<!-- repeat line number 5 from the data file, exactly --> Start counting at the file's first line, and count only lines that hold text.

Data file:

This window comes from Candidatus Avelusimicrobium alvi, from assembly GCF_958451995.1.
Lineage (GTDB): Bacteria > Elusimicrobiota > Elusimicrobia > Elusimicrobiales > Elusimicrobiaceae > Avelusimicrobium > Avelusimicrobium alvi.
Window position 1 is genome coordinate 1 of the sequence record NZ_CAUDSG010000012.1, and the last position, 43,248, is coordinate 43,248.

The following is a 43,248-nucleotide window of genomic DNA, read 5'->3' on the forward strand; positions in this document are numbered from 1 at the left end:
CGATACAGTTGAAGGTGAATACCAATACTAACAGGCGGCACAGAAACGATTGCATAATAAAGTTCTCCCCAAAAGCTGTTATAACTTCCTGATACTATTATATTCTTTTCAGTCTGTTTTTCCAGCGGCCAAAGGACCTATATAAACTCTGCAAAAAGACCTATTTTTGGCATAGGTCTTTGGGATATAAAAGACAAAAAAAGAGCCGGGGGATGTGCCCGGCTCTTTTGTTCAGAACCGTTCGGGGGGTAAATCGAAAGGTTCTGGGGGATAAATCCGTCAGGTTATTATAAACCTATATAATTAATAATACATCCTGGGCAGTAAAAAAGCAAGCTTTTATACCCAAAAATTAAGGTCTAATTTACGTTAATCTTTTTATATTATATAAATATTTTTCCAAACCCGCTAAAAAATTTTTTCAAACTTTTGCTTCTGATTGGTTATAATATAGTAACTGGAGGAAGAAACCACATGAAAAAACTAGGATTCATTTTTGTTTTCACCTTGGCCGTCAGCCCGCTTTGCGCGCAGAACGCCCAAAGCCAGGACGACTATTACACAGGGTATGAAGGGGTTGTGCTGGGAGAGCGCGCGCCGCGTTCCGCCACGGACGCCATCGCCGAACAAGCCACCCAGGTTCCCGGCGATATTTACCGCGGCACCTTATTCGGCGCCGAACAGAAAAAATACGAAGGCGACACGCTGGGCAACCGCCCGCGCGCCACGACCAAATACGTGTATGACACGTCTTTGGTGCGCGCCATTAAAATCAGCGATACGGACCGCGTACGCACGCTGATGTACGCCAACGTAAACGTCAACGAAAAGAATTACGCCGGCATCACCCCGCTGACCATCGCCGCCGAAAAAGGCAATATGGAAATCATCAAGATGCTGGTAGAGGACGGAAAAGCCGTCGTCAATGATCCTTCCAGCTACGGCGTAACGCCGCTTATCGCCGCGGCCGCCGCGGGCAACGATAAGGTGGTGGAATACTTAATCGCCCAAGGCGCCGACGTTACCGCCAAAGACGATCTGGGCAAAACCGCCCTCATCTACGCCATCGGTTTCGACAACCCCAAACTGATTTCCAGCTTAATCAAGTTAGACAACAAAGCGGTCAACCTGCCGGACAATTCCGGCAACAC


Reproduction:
CGATACAGTTGAAGGTGAATACCAATACTAACAGGCGGCACAGAAACGATTGCATAATAAAGTTCTCCCCAAAAGCTGTTATAACTTCCTGATACTATTATATTCTTTTCAGTCTGTTTTTCCAGCGGCCAAAGGACCTATATAAACTCTGCAAAAAGACCTATTTTTGGCATAGGTCTTTGGGATATAAAAGACAAAAAAAGAGCCGGGGGATGTGCCCGGCTCTTTTGTTCAGAACCGTTCGGGGGGTAAATCGAAAGGTTCTGGGGGATAAATCCGTCAGGTTATTATAAACCTATATAATTAATAATACATCCTGGGCAGTAAAAAAGCAAGCTTTTATACCCAAAAATTAAGGTCTAATTTACGTTAATCTTTTTATATTATATAAATATTTTTCCAAACCCGCTAAAAAATTTTTTCAAACTTTTGCTTCTGATTGGTTATAATATAGTAACTGGAGGAAGAAACCACATGAAAAAACTAGGATTCATTTTTGTTTTCACCTTGGCCGTCAGCCCGCTTTGCGCGCAGAACGCCCAAAGCCAGGACGACTATTACACAGGGTATGAAGGGGTTGTGCTGGGAGAGCGCGCGCCGCGTTCCGCCACGGACGCCATCGCCGAACAAGCCACCCAGGTTCCCGGCGATATTTACCGCGGCACCTTATTCGGCGCCGAACAGAAAAAATACGAAGGCGACACGCTGGGCAACCGCCCGCGCGCCACGACCAAATACGTGTATGACACGTCTTTGGTGCGCGCCATTAAAATCAGCGATACGGACCGCGTACGCACGCTGATGTACGCCAACGTAAACGTCAACGAAAAGAATTACGCCGGCATCACCCCGCTGACCATCGCCGCCGAAAAAGGCAATATGGAAATCATCAAGATGCTGGTAGAGGACGGAAAAGCCGTCGTCAATGATCCTTCCAGCTACGGCGTAACGCCGCTTATCGCCGCGGCCGCCGCGGGCAACGATAAGGTGGTGGAATACTTAATCGCCCAAGGCGCCGACGTTACCGCCAAAGACGATCTGGGCAAAACCGCCCTCATCTACGCCATCGGTTTCGACAACCCCAAACTGATTTCCAGCTTAATCAAGTTAGACAACAAAGCGGTCAACCTGCCGGACAATTCCGGCAACAC